When the Romans finally invaded, it took them three years to breach Carthage's walls and from there it was street to street, house-to-house fighting that resulting in huge losses for both sides. The Romans finally prevailed after a bloody six-day assault led the Roman general Scipio Aemillianus on Byrsa Hill. After the victory he said, "I feel terror and dread. lest someone someday give the same order about my own native city."

Some 50,000 Carthaginians surrendered and many of them ended up being sold into slavery. Everyone else in a city had been home to several hundred thousand people was dead. One of the last to die was the wife of a leader who, after holing herself up in a temple, grabbed her two children and leap to her death on the flaming Temple of Eshumun rather than surrender.

Appain wrote: “The fire spread and carried everything down.” Archaeologists have found layers of black char in the excavations which date the conflagration. In the 2nd century B.C. the Romans rebuilt their own Carthage on the same spot.

End of Carthage and the Phoenicians

Hannibal's death
Carthage and Phoenician civilization died when Carthage was sacked by Romans under General Scipio in 146 B.C. The entire city was raised (but the crop fields were not salted as some books allege) and the entire city was abandoned for more than a century. Rubble was imported to Rome and used as building material.

Carthage was the only city that was entirely destroyed by the Romans. This was because it was the rival that Rome considered a real threat. Other rival states were generally defeated and then absorbed. Surviving Carthaginians were to forced learn Latin and give up human sacrifices but the continued to worship Ba'al as incarnation of the Roman god Saturn.

In 44 B.C., Julius Caesar decided to build a new city on the site of destroyed Carthage but he was assassinated before his plan could be realized. Beginning in A.D. 31 his successor Augustus reduced the height of Byrsa Hill by 16 feet by removing 245,000 cubic meters of rock, earth and ruins and built a Roman city on the resulting plateau with, according to one Roman historian, seven story buildings. The city expanded under Hadrian and Antonine.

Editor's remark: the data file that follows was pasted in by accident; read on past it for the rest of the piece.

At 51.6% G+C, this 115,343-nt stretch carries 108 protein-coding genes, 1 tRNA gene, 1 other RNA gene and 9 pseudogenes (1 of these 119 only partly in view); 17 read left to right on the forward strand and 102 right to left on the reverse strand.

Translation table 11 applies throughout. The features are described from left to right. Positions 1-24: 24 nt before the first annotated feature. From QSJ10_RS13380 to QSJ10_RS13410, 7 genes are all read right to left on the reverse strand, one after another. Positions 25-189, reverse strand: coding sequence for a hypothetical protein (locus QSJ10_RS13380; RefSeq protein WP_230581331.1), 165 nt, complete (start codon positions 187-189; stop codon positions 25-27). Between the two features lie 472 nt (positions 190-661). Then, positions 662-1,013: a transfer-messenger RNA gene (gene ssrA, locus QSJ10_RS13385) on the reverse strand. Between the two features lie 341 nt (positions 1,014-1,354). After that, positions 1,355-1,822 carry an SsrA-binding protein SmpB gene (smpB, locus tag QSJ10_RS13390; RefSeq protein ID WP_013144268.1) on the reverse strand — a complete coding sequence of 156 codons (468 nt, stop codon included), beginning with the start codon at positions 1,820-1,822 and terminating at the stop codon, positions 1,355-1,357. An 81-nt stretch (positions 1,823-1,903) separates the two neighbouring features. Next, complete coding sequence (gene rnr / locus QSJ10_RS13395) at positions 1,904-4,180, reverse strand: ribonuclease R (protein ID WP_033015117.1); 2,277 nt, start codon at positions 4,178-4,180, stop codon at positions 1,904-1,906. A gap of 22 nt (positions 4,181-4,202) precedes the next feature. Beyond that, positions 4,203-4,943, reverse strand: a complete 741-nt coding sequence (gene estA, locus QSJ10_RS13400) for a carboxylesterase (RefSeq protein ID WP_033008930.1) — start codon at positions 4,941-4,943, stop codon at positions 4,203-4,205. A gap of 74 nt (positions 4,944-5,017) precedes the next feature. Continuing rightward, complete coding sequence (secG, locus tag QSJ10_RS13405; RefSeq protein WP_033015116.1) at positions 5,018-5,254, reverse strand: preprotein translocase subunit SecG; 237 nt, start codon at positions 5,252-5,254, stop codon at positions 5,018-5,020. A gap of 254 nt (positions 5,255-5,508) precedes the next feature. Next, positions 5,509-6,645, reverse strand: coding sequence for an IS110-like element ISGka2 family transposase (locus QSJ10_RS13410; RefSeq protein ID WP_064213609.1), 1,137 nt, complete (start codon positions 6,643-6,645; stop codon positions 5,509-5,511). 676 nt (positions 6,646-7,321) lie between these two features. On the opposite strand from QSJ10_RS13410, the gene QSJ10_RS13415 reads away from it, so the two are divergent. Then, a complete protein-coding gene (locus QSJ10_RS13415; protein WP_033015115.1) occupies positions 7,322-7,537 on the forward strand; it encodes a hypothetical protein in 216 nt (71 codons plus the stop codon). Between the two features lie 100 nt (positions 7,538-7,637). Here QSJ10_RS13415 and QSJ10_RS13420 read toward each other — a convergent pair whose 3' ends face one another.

In the early centuries of the Christian era, Carthage was a great center of Christian learning , second only to Alexandria. It was occupied by the Vandals and prospered under the Byzantines. In A.D. 698, Carthage was seized by the Arabs. After that Carthage declined while new cities such as Tunis appeared and prospered. After centuries of neglect the bishopric of Saint Cyprien was restored and a massive basilica was built on Mount Byrsa by the French. Some development occurred when a rail line was built between the coast and Tunis.

In A.D. 193, Rome had a North African Emperor, Septimius, who reportedly spoke with a Phoenician accent. See Romans

Image Sources: Wikimedia Commons, The Louvre, The British Museum

Text Sources: Internet Ancient History Sourcebook: Mesopotamia sourcebooks.fordham.edu , National Geographic, Smithsonian magazine, especially Merle Severy, National Geographic, May 1991 and Marion Steinmann, Smithsonian, December 1988, New York Times, Washington Post, Los Angeles Times, Discover magazine, Times of London, Natural History magazine, Archaeology magazine, The New Yorker, BBC, Encyclopædia Britannica, Metropolitan Museum of Art, Time, Newsweek, Wikipedia, Reuters, Associated Press, The Guardian, AFP, Lonely Planet Guides, “World Religions” edited by Geoffrey Parrinder (Facts on File Publications, New York); “History of Warfare” by John Keegan (Vintage Books); “History of Art” by H.W. Janson Prentice Hall, Englewood Cliffs, N.J.), Compton’s Encyclopedia and various books and other publications.

Last updated September 2018